(10/9/2010) White House Response to the Watergate Crisis (by Tom Ersin) The second break-in of the Democratic National Committee offices at the Watergate Hotel in 1972 and the Nixon administration’s attempts to cover it up have been documented ad infinitum. History has shown that Richard Nixon’s organization of first- and second-tier advisers and managers was essentially corrupt long before the GEMSTONE project (a suite of illegal plans) was approved earlier that year by Jeb Magruder, aide to Chief of Staff H. R. Haldeman. But its members were not born that way, and the organization did not start out that way.
(8/7/2010) Ask Jesus: A True Culture of Life (by Tom Ersin) Last week Jesus had so much to say about faith versus works that our guest host, Laurie Crusades, never got to ask her original burning question: If Jesus were a voter in today’s political climate, would He be a Democrat or a Republican? Did he support Mitt Romney or Barack Obama? Many of our viewers emailed to say they liked Laurie and felt she did a good job of speaking for Christian, Main Street America. So we brought her back.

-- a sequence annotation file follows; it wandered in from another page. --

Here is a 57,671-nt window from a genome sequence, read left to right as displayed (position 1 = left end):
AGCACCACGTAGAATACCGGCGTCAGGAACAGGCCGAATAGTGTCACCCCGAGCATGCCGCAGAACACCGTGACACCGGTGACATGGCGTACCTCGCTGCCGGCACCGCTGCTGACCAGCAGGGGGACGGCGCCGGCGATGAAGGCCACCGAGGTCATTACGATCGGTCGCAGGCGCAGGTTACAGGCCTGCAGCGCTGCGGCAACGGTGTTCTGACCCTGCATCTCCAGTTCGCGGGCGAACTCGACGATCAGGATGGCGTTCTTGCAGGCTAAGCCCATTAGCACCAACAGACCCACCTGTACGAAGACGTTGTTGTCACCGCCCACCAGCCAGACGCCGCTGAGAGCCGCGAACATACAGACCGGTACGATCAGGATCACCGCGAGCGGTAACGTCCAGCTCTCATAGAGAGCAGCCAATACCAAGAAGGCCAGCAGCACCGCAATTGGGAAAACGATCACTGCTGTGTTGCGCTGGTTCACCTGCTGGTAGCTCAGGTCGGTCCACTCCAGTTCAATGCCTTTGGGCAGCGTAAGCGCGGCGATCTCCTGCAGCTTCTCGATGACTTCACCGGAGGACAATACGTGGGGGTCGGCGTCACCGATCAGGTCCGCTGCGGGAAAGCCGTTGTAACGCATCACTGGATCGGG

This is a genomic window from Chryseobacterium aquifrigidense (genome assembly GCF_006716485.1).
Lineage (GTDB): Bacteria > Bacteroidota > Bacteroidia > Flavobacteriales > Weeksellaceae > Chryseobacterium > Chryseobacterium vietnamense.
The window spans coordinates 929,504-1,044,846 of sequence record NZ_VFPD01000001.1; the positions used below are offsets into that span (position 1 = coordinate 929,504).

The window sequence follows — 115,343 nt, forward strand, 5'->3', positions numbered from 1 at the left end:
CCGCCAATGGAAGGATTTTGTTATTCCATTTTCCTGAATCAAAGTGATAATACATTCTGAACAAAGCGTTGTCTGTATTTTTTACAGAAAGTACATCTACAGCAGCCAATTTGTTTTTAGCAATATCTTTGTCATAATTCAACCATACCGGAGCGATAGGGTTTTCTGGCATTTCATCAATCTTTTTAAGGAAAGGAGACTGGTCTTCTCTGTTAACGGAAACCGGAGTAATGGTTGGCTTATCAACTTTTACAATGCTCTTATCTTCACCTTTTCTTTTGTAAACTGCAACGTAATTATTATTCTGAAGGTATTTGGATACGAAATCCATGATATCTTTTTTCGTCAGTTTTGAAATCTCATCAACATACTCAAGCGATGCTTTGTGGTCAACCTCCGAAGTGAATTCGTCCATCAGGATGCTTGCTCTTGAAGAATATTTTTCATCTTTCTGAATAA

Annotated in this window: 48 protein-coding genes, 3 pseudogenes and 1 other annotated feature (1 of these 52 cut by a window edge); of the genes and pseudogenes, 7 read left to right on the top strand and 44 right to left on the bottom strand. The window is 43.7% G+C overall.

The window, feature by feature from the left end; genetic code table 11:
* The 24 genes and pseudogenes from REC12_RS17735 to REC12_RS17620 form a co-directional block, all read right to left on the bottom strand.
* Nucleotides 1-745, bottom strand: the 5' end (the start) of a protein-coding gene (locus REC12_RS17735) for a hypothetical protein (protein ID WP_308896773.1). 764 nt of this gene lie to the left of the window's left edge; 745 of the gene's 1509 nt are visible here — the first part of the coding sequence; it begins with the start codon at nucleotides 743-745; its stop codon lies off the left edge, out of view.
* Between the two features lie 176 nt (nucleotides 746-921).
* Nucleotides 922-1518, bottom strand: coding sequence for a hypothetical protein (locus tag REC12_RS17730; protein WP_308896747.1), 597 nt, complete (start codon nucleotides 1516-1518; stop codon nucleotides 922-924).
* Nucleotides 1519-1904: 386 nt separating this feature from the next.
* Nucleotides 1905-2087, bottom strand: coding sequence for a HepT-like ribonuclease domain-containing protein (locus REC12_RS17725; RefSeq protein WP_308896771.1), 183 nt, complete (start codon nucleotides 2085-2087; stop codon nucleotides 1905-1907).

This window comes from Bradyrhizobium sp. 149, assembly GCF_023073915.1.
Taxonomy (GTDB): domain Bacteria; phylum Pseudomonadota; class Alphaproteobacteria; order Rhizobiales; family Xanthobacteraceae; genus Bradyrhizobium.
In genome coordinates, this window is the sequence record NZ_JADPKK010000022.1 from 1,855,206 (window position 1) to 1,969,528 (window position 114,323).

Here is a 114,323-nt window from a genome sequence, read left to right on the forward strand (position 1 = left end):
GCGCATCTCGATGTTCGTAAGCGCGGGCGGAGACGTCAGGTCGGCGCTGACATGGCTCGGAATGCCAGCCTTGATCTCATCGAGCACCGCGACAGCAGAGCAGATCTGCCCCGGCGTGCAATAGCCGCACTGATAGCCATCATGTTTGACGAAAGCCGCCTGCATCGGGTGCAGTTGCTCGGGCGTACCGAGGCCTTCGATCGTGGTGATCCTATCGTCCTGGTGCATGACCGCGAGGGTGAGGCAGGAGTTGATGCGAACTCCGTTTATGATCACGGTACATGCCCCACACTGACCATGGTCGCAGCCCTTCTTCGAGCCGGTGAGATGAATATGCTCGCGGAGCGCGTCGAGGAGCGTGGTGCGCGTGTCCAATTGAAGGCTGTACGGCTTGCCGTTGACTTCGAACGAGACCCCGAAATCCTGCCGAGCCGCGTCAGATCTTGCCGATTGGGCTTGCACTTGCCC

(6/4/2010) Untold Story of Women’s Suffrage (by Tom Ersin) Throughout the history of the women’s suffrage movement, there have been opposing forces wanting the same ends but disagreeing about the means. In the early years, the more conservative American Woman Suffrage Association (AWSA) and the National Woman Suffrage Association (NWSA), both formed in 1869, were often in bitter dispute about how to achieve their mutual goal.